Review: ‘Mountain’

‘Sherpa’ director Jennifer Peedom offers another breathtaking ride

5 mins read

(Australia, 74 min.)
Dir Jennifer Peedom


Jennifer Peedom’s 2015 documentary Sherpa takes audiences high up Mount Everest for a white-knuckler of a confrontation between climbers and their guides. The film is an Occupy-era parable featuring the reactions of Sherpas after sixteen of their comrades die in an avalanche after risking their lives for meagre pay while enabling/being exploited by the growing consumer sport of mountaineering. It’s a riveting film full of dramatic peaks and daring acts.

Peedom climbs different terrain in Mountain, a new companion piece to Sherpa that reflects upon the magnitude and grandeur of the rocky peaks. While Sherpa chronicles a specific episode and mountain with an impeccable eye for the social dynamics embroiled within mountaineering, this new doc considers the sport of climbing and the geographic/geological character of mountains from loftier heights.

Peedom delivers with Mountain a film something akin to a classic Warren Miller skiing film for the arthouse crowd. Roller-coaster cinematography and adrenaline-pumping editing lets one experience what it’s like to ski down extreme slopes, bike on rocky terrain, and climb the highest mountains. All the action comes paired with philosophical narration and invigorating overtures as the score by the Australian Symphony Orchestra turns mountaineering into high art. The serene visuals find worthy elevation in the classical strings of the soundtrack and the film heightens one’s senses to the beauty of the world as Mountain ponders the aura of the peaks that span the screen.

Willem Dafoe (The Florida Project) follows-up his voiceover gig from Do Donkeys Act? by narrating Mountain in poetic thoughts. The doc invites audiences to ponder the grandeur, scope, and beauty of the mountains, as well as their power, consequences, and dangers. What pulls adventurers to the mountains? What inspires death-defying acts at high altitudes? Do humans conquer mountains or do the challenging peaks and valleys betray our limits?

Questions of science and nature arise too, as do musings on human irrationality, extremism, and exploitation. Each theme receives its own digression that Dafoe narrates using lines plied with mythology and magnification. Mountains are markers of the Earth’s age and experiences, and Peedom’s film astutely puts human behaviour under the microscope for the unnatural acts that attract people to the rocky cliffs. Mountain looks at the commercialization of mountaineering as Dafoe notes how the travellers walking the clogged arteries of Everest aren’t really “climbing,” but merely ascending. Shots taken from high above liken the extreme climbers to cattle herded through Temple Grandin-like corrals with Sherpas guiding them as a cowboy might lead some bovines. Mountain doesn’t seek answers, and its questions are more rhetorical than substantial, but Peedom invites audiences to contemplate the small place of a human within the grandiose spectacle of nature.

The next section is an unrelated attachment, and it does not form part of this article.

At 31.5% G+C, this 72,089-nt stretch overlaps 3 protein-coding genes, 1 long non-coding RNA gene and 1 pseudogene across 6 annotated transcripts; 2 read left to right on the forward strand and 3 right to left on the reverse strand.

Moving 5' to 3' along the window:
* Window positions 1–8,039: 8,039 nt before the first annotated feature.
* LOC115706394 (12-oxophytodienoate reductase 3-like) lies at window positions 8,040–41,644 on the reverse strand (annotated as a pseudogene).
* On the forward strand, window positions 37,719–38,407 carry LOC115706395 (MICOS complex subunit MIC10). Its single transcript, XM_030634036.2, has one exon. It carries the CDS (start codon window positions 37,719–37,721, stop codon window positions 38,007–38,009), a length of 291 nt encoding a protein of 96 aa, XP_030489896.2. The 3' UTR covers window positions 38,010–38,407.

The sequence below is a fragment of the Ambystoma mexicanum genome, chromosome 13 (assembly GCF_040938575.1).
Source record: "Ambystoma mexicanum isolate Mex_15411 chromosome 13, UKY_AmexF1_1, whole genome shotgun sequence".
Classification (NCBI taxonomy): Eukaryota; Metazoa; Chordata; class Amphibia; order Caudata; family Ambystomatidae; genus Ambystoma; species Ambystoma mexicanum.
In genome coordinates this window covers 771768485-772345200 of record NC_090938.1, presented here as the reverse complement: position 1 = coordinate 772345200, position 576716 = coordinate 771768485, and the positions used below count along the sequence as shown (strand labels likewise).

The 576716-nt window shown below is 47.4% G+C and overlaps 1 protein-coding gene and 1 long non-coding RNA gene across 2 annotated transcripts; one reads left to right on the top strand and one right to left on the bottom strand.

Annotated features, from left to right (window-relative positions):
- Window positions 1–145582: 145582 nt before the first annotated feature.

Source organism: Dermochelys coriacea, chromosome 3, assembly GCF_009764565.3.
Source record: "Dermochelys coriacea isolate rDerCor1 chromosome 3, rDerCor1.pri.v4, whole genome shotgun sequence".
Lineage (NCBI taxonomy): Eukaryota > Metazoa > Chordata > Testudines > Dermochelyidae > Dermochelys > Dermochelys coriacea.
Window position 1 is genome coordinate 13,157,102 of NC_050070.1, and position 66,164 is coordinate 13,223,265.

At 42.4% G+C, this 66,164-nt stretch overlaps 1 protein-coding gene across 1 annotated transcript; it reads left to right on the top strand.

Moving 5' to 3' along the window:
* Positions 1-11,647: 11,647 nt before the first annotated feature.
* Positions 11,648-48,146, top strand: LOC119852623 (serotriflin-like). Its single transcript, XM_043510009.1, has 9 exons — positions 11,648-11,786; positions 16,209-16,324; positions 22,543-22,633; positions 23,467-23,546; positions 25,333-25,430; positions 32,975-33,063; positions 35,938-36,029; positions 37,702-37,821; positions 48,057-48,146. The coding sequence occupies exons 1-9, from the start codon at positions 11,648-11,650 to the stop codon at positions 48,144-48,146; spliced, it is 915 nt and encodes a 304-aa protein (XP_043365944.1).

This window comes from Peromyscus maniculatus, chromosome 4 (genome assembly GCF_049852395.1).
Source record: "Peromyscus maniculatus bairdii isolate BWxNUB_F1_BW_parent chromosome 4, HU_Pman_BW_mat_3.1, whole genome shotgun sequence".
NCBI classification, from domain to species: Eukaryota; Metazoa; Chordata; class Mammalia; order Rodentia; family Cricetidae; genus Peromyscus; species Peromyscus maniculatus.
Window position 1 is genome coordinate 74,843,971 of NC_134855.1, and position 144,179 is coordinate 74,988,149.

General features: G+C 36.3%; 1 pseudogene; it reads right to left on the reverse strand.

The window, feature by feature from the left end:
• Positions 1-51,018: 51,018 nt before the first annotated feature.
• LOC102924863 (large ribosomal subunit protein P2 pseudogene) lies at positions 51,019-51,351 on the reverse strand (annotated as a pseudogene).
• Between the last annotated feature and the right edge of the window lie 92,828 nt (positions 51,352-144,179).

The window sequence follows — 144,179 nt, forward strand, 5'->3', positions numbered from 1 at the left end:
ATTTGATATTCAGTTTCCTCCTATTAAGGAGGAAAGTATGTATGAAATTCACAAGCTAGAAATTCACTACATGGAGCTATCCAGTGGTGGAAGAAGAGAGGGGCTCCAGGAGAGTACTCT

And what a spectacle of nature Mountain is! What Peedom loses in the depth and urgency of Sherpa, she multiplies by the dozen in the awesome visual power of Mountain. Some images evoke the Maysles’ 1974 doc Christo’s Valley Curtain with striking observations of man and nature. The aerial shots by Renan Ozturk compose a cinematic ballet in the sky as the doc views mountains from the high heavens. Sweeping camerawork captures the mountains in their rugged beauty while wisps of clouds and fog lend a foreboding atmosphere to the narrative ponderings about humankind’s foolhardy mania for seeing the mountains as claims to be conquered. Like Marah Strauch’s Sunshine Superman, Peedom’s Mountain exhilaratingly sees the world from aerial views of people who yearn to touch the sky.

There is something utterly thrilling about a film that lets one visit high corners of the world that one will likely never go to physically. Mountain lets one walk the precipices of the Earth’s highest peaks and straddle the fine line between life and death thanks to some adrenaline-pumping shots captured by brave souls affixed with Go-Pros. Other moments, like a serene tightrope walk across between mountains, show audiences the extremes at which one may conquer the world through the image of a brave soul traversing the sky in a high-wire daring-do. This cinematic essay on the power and aura of the mountains is a breathtaking ride.

Mountain opens at Hot Docs Cinema on Friday, Jan. 12

Pat Mullen is the publisher of POV Magazine. He holds a Master’s in Film Studies from Carleton University where his research focused on adaptation and Canadian cinema. Pat has also contributed to outlets including The Canadian Encyclopedia, Paste, That Shelf, Sharp, Xtra, and Complex. He is the vice president of the Toronto Film Critics Association and an international voter for the Golden Globe Awards.

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